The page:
Humbead’s Revised Map of the World reimagines the globe from the perspective of the West Coast folk scene and merging hippie counterculture. First printed in 1968, with subsequent iterations produced in 1969 and 1970, it was created by Rick Shubb and Earl Crabb, two Bay Area folk music aficionados. Like Saul Steinberg’s famous New Yorker magazine cover View of the World from 9th Avenue, published in 1976, Humbead’s is meant to be a funny artifact that cartographically distorts Euclidean space and Mercator projection in order to suggest a more accurate “mattering map.” It presents a folk pangea in which centers of the folk revival border each other while the “rest of the world” is a tiny island off to the side. Numerous other gags and in-jokes appear on the map. Around its edges, it also contains over 800 names in its “population,” some expected, others quite surprising, some famous, others obscure.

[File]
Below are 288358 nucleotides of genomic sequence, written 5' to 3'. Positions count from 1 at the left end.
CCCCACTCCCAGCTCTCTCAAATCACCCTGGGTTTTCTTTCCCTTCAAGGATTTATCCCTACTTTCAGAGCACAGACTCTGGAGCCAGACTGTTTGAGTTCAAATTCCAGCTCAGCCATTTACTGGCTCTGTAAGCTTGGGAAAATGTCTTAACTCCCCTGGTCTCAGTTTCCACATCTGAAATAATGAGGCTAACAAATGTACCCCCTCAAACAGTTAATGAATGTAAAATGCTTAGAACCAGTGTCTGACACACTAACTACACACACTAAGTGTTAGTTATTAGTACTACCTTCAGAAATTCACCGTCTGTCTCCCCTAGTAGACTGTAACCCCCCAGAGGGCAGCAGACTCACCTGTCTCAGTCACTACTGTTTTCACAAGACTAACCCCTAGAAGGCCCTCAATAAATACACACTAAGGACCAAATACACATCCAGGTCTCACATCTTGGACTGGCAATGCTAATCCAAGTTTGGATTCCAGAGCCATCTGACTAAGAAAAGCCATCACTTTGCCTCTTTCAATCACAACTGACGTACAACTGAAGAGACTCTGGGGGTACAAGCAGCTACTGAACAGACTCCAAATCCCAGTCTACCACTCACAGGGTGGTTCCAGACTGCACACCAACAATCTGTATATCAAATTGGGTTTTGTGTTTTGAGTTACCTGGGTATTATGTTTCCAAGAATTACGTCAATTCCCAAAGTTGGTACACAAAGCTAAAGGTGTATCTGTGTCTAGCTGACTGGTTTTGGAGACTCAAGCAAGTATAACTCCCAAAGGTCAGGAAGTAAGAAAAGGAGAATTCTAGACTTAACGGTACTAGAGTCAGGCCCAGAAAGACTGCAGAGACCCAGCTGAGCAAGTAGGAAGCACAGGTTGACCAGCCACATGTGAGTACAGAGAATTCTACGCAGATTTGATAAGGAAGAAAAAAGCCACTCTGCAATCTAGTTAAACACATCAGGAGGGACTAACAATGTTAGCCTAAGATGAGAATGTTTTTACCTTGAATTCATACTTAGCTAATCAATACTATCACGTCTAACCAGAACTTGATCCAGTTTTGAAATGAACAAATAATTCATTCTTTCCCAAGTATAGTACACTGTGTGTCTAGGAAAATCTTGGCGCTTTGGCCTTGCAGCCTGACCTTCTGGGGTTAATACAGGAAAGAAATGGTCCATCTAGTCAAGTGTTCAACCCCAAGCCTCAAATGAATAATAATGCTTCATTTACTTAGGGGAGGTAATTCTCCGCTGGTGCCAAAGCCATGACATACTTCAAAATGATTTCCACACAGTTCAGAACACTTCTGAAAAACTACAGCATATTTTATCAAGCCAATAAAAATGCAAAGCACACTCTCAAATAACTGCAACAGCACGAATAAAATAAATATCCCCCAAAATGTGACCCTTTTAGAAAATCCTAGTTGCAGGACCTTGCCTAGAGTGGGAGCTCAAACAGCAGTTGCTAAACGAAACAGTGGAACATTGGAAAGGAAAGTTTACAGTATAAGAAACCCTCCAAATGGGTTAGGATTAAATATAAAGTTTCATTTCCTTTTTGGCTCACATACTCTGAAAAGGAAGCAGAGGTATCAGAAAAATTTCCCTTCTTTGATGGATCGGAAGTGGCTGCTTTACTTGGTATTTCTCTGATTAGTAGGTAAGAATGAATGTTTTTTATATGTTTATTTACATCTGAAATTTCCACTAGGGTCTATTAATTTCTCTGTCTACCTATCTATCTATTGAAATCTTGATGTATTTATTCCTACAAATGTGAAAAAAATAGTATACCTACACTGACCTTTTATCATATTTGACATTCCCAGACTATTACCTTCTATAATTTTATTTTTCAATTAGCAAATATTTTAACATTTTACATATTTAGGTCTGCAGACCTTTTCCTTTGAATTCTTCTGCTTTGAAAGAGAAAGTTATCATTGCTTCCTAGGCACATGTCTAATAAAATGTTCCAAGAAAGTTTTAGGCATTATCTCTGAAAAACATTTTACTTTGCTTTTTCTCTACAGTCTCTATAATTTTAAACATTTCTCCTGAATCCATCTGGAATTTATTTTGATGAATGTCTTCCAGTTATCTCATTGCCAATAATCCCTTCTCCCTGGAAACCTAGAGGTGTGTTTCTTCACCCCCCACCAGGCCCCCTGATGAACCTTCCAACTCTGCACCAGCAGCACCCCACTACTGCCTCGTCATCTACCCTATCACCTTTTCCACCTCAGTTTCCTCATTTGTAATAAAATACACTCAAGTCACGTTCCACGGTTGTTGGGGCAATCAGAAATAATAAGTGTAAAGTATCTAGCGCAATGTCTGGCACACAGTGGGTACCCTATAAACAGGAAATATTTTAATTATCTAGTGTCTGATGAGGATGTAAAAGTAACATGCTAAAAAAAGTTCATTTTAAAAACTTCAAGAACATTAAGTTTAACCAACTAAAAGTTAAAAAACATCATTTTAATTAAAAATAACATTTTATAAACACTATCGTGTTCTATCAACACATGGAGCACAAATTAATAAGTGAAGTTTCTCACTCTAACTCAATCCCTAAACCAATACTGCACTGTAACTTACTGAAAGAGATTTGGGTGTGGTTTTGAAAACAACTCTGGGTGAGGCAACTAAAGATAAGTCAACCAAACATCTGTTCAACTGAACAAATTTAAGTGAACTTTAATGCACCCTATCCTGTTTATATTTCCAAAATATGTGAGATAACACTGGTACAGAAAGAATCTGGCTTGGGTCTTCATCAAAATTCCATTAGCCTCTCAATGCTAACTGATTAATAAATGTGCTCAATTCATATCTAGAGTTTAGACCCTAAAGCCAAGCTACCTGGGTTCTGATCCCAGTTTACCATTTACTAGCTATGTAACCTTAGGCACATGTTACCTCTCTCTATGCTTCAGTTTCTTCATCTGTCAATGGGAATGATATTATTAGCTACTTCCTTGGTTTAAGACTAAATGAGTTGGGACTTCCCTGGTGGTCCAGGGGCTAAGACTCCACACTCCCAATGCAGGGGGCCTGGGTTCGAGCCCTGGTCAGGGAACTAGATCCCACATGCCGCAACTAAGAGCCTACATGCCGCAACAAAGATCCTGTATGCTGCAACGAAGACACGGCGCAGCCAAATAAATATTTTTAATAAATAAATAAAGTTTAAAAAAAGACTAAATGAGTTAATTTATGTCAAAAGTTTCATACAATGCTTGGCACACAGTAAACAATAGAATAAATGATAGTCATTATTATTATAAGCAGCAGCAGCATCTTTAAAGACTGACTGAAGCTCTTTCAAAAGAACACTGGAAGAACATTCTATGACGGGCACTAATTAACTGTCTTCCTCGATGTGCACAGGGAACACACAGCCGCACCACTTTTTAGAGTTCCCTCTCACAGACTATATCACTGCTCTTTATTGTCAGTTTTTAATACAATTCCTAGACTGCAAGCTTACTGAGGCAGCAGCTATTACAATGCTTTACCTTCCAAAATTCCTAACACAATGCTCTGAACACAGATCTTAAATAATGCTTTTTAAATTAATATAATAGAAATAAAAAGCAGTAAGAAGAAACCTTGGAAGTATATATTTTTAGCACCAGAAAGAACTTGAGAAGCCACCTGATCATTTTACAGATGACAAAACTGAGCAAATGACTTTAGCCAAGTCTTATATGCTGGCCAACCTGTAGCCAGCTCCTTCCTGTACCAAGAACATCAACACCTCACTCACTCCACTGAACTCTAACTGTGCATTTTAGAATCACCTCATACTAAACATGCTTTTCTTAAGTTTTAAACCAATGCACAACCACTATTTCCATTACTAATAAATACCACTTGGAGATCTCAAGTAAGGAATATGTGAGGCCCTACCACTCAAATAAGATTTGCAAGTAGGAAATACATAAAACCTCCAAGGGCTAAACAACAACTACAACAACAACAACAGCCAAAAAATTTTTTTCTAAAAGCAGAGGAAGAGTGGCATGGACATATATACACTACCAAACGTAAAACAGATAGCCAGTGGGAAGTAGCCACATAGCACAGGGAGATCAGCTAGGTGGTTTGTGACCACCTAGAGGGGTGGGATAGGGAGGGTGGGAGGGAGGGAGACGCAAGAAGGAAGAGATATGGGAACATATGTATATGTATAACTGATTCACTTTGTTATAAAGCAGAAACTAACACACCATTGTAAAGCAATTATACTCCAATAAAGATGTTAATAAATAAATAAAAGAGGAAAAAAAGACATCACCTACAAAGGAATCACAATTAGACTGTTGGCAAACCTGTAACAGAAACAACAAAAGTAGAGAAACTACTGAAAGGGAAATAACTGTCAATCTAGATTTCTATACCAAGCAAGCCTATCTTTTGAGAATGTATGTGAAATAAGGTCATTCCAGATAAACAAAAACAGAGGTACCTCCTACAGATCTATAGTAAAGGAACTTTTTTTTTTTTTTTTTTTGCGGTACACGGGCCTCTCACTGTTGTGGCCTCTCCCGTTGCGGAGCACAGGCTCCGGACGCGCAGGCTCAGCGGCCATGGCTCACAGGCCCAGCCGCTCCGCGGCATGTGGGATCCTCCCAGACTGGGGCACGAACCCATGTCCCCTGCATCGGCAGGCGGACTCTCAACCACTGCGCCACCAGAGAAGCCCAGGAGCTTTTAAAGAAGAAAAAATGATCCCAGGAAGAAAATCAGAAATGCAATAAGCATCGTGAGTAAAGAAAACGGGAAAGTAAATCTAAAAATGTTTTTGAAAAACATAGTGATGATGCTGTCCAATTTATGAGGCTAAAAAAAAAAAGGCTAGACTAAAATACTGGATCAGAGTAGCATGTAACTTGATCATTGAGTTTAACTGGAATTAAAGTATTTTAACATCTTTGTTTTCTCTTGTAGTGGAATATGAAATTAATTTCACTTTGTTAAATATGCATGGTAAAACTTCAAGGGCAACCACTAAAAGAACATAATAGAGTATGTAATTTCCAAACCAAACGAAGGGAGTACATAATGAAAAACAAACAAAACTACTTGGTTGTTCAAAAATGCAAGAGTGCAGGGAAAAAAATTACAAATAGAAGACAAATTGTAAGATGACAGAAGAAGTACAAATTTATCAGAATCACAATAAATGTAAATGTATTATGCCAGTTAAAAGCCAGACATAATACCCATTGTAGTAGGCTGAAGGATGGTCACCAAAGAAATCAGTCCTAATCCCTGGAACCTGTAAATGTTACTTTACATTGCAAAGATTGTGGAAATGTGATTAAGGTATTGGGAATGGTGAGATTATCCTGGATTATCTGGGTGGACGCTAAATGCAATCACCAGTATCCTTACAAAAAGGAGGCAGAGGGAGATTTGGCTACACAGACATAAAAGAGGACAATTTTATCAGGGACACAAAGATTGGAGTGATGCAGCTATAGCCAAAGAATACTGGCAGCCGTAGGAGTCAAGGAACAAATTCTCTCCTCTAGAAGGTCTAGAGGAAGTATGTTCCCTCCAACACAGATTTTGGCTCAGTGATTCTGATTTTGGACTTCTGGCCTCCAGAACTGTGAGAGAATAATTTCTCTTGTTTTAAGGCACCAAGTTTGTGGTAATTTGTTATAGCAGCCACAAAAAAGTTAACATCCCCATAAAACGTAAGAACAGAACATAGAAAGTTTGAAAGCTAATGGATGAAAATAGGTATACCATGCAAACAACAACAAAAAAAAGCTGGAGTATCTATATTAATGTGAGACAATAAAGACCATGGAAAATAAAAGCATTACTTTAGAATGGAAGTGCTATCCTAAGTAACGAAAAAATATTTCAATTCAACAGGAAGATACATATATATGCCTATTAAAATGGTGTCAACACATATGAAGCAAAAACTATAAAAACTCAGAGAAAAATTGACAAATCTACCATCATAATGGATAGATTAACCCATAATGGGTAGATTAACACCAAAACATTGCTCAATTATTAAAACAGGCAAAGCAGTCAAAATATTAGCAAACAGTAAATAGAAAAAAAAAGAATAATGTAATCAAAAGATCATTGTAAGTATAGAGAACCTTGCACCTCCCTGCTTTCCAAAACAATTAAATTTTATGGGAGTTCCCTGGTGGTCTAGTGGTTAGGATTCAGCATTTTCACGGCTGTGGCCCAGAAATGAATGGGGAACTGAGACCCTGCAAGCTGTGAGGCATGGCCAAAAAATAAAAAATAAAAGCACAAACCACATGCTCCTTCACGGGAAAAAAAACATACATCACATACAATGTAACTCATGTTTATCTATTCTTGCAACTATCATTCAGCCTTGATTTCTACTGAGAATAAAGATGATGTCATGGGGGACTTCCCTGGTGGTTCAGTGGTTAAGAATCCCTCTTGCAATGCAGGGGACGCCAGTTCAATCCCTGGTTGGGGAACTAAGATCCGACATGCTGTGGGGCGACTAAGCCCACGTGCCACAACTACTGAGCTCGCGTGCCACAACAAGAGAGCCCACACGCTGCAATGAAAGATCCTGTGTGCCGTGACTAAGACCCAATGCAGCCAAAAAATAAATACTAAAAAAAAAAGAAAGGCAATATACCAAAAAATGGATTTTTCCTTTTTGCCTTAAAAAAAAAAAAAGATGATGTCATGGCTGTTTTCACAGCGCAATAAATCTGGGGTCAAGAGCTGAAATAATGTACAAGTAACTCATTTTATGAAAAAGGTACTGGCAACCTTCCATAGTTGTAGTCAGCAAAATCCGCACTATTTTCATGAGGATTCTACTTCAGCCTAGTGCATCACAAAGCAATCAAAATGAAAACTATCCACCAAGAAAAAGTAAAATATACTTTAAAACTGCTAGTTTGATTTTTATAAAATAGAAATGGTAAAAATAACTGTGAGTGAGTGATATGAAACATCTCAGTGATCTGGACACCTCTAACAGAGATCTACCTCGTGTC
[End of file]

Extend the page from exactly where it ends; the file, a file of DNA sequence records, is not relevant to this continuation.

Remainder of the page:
"Revising Humbead’s Revised Map of the World: Taking a Virtual Folk Music World Into Virtual Reality,"
Frameless: Vol. 4:
1, Article 16.
Available at: https://scholarworks.rit.edu/frameless/vol4/iss1/16